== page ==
A little over a month ago I had the distinct pleasure of experiencing the plain truths of Newtonian Physics. I had a whole bucket of Second Law followed by a quick realization of the Third Law. The ensuing aftermath involved me rolling on the wet ground in traffic in the middle of the intersection of Skillman and Eastridge, my scooter desperately to visit the abandoned convenience store located on that corner by itself, and, through the magic of even more physics that was applied a couple of hours later, a broken left clavicle.
That’s a whole can of suck realized in just seconds on a semi-rainy Friday evening. Now I have a busted wing, a scooter that will probably get the nickname “two-face,” and I’m pretty much grounded to traveling by four or more wheels during prime scooting weather.
I am, however, pretty damn grateful to be alive.
The human brain is a funny thing. For about the first week after my experiment with a frictionless environment, I was just pissed off at myself for “letting the accident happen.” The universe took a big ol’ dump on me right before me and the mrs. were headed off for a week of fun and frivolity with Mickey Mouse and Harry Potter and I was stuck in a sling; hopped up on pain pills.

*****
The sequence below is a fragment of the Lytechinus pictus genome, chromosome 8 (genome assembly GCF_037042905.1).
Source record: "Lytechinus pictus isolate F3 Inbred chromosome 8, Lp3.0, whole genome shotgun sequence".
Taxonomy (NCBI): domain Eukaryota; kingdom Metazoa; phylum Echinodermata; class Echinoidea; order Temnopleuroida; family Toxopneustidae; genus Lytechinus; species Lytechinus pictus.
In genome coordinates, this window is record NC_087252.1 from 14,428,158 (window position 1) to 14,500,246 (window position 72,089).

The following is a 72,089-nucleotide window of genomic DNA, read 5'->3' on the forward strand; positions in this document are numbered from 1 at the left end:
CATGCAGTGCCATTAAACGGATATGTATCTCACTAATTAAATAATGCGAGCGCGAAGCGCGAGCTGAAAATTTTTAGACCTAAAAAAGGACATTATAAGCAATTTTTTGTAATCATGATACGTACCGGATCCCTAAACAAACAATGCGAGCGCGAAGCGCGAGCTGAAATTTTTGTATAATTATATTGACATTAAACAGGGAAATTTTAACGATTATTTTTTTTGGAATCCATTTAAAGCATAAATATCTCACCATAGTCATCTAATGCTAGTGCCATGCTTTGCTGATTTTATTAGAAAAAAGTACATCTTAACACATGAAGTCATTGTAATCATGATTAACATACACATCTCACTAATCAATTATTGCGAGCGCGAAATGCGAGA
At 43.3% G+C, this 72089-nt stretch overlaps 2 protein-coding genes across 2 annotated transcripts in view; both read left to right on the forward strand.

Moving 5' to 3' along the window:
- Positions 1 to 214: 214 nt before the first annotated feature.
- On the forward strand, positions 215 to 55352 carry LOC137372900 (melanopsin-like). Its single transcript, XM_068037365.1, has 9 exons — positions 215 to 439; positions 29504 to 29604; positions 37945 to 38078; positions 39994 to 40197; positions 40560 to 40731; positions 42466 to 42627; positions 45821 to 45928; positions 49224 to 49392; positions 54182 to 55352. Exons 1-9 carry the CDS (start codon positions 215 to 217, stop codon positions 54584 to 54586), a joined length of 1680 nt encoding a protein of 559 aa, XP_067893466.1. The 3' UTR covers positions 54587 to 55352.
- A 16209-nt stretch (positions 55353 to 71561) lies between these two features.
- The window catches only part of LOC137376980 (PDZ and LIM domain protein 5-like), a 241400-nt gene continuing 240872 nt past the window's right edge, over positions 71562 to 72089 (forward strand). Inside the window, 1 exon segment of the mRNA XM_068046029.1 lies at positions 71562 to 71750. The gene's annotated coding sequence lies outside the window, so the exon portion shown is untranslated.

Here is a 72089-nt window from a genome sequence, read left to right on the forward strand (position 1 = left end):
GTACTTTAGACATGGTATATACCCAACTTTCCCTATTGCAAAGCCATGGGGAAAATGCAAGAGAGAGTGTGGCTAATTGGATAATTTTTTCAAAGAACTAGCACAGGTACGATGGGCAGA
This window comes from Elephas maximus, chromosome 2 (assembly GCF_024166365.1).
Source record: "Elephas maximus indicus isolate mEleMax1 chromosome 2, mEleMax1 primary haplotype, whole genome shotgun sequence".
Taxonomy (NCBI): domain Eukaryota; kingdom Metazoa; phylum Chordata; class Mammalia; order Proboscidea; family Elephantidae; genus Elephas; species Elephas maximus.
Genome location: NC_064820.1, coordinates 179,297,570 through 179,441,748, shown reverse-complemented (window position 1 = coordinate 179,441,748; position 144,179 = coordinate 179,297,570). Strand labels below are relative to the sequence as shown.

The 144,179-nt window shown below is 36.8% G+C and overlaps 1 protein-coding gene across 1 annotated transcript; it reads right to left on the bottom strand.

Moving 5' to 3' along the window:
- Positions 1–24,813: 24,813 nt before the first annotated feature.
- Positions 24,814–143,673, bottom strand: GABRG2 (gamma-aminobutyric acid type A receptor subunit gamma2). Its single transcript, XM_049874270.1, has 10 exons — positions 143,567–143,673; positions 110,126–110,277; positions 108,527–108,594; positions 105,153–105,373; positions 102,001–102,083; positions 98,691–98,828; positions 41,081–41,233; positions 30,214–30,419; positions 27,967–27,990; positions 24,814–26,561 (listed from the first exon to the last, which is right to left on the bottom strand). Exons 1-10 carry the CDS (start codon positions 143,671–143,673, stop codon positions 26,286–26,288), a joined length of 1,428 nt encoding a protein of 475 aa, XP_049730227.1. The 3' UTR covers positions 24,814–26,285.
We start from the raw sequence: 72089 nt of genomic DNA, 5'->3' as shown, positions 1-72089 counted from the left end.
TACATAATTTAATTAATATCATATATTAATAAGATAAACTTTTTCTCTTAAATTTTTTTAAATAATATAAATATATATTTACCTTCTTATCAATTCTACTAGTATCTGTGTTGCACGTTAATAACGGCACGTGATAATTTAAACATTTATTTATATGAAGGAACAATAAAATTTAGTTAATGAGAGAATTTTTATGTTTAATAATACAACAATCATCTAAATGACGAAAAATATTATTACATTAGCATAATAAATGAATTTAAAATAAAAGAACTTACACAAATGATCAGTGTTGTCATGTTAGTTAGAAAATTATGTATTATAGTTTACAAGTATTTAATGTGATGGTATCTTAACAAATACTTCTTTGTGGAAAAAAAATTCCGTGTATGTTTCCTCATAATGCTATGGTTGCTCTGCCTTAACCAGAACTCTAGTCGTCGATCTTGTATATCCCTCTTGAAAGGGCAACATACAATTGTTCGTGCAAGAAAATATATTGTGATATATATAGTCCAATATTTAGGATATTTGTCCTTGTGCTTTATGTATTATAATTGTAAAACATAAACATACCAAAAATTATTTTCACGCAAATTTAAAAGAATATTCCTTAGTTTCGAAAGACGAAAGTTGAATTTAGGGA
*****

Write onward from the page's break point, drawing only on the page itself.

A little more than a week in it dawned on me that I could have fucking died in that crash.
My friends and I (us of the various Scooter “organizations” here in Dallas: a.k.a. the Sunday Dubliner drinkers) are pretty damn militant about helmet wear, so I always ride with a bucket, but I tend to get lax about most other recommended safety gear. Fortunately, when I needed it most, I had on a good thick jacket, jeans and gloves. It’s for this reason that all I ended up with was a broken clavicle, a sore tailbone and an iPhone shaped bruise on my right thigh rather than a chance for instant tattoo removal.
Since i received my motorcycle license, I’ve been pretty realistic about the risks. I realize that, by making the decision to ride a motorized two-wheeled vehicle, it is just a matter of when I’ll lay the bike down, not if. That’s a pretty stressful realization, but realistic.
Many people have asked me if I’m ready to sell off my scoots and give it all up. Hell no. Every morning I walk by my Lambretta (thankfully the bike I didn’t crash) and I can’t wait to get it back out on the streets. I’m sure the first couple of rides will be hella stressful, but this, too, shall pass. I don’t even think I’m going to have the cosmetic work done on the Vespa I crashed: it’ll give me a great opportunity to remind people to wear their helmets when they ask me what happened to it.
Healing, unfortunately, is slow going (38 year old bones definitely heal slower than 20 year old bones), but I will emerge from this a more experienced person and, hopefully, an even safer rider.